Raised for a reason

What does the resurrection of Jesus mean to you?easter-slider

As evangelicals we are very keen on the crucifixion. Sometimes to the exclusion of everything else. The cross has said it all, we sing, but if so, what was the purpose of Jesus rising again if there was nothing left to accomplish?

On this last day of Easter, I am looking at what the personal meaning of the resurrection is, not just as a vindication of Jesus dying for our sins or for his teaching, but something in its own right.

To me the passion of Christ is one event which starts at Palm Sunday, goes through the arrest, torture, mock trial, crucifixion. resurrection, ascension and on to the Holy Spirit being sent. However I have been challenged by a priest in the Orthodox church to look at each of the elements in this means. The resurrection taken on its own was the hardest one to get my mind around. Let us compare what Saint Paul had to say about it:

Colossians 3:1

If then you have been raised with Christ, seek the things that are above, where Christ is, seated at the right hand of God.

Ephesians 2:6

and raised us up with him and seated us with him in the heavenly places in Christ Jesus,

Philippians 3:10

that I may know him and the power of his resurrection, and may share his sufferings, becoming like him in his death,

Romans 6:4

We were buried therefore with him by baptism into death, in order that, just as Christ was raised from the dead by the glory of the Father, we too might walk in newness of life.

We have been raised

The fact is that because Jesus Christ has been raised from the dead that we are also raised from the dead in him. Not just will be raised (thought that is true, see 1 Corinthians chapter 15) but that in Christ we are raised, Yup. are raised, present tense. The passages also do not so much link our resurrection in Christ to the crucifixion as to the ascension, which is why I have left it until now, Ascension Eve, to post on my blog.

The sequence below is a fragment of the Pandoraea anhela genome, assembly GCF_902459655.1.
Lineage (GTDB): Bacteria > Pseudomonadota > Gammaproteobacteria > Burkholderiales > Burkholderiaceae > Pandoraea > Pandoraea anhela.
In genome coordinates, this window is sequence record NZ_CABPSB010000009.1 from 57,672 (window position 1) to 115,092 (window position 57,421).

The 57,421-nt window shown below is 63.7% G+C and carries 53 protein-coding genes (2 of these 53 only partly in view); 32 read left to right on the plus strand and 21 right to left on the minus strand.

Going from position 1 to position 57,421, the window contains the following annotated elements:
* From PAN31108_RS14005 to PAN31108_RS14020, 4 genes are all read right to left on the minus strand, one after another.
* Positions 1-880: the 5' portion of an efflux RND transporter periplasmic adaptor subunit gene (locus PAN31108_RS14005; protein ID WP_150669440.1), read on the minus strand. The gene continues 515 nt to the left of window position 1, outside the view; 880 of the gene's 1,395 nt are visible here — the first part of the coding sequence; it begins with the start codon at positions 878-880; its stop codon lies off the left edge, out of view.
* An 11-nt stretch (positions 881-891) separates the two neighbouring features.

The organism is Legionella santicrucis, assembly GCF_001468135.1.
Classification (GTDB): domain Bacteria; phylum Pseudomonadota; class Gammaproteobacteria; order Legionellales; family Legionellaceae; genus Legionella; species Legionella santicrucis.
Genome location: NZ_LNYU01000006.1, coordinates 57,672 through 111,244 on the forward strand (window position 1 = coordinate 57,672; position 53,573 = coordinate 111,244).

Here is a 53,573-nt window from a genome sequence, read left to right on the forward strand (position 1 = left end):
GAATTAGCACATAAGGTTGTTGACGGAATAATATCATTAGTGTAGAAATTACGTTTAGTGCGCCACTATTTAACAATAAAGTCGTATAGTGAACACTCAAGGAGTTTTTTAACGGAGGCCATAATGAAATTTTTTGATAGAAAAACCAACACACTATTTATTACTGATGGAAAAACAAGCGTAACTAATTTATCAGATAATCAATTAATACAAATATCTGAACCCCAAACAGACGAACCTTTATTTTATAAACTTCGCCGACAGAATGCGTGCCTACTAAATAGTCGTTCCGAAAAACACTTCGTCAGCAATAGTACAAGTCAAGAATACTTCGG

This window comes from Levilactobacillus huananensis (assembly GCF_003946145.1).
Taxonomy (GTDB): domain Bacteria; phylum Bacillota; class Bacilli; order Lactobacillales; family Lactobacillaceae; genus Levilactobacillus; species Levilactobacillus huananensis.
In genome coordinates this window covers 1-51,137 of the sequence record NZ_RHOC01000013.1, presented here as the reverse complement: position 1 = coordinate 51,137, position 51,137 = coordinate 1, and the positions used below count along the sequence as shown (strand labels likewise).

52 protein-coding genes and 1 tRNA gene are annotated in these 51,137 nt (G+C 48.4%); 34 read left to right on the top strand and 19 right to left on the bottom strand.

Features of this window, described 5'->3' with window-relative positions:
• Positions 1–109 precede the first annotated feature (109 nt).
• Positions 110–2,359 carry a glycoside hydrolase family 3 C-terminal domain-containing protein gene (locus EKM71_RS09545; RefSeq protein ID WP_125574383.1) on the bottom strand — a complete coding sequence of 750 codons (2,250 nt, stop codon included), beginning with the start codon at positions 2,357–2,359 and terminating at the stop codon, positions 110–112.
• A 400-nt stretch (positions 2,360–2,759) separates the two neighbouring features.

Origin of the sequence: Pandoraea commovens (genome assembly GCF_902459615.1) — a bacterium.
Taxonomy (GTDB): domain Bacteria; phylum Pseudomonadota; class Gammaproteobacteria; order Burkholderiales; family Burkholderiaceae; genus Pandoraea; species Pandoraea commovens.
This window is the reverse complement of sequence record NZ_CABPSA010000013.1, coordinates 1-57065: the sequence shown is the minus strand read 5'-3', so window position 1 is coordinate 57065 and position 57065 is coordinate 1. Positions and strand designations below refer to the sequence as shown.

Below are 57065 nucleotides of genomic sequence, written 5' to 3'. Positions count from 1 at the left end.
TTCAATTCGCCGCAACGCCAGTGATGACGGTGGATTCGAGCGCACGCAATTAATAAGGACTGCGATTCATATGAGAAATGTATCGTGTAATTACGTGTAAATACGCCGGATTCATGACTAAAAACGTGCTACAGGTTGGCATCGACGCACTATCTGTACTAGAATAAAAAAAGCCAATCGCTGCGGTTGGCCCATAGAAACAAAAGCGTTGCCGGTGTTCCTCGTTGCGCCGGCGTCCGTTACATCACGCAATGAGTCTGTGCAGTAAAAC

We also have been raised for a purpose. We have something to do. Good works are very important.

These are not good works that lead to salvation. The Bible is clear that salvation is not by good works. But our salvation has been bought on the cross, we are saved by what Jesus has done alone, there is nothing else to do as far as salvation is concerned.

Not a single thing.


But as you read Paul’s letters, you come across that what he is saying is that although good works cannot save us. And I will repeat this as it is so important: Good works cannot save us. Yet we have been raised in Christ for good works, Paul is actually a big fan of good works. We have a job to do that it is given by God. That work is the work of the church, preaching the word of God, making disciples of all people, feeding the hungry, clothing strangers, welcoming strangers, visiting the sick and imprisoned.

That is the work of the church in a soundbite. Your part in this will vary, we are not all pastors or prophets. We are not all called to be missionaries in Taiwan (Hi Catherine Lee) or in Mozambique (Hi Ruth Donaldson). We are not all called to work with Christians against Poverty, though I support my church in supporting this. But each of us needs to find out what God has called us to do, and then do it. And we need to support those who are called to do something else. Whatever we are called to do, it is all part of showing God’s love to the world.

Prayer: Father God.
Thank you that your Son Jesus Christ died for my sins, and that in him being raised again from the dead I too have been raised to new life in him. Show me the works that I have been called to, and walk with me in the Holy Spirit to enable me to perform them.

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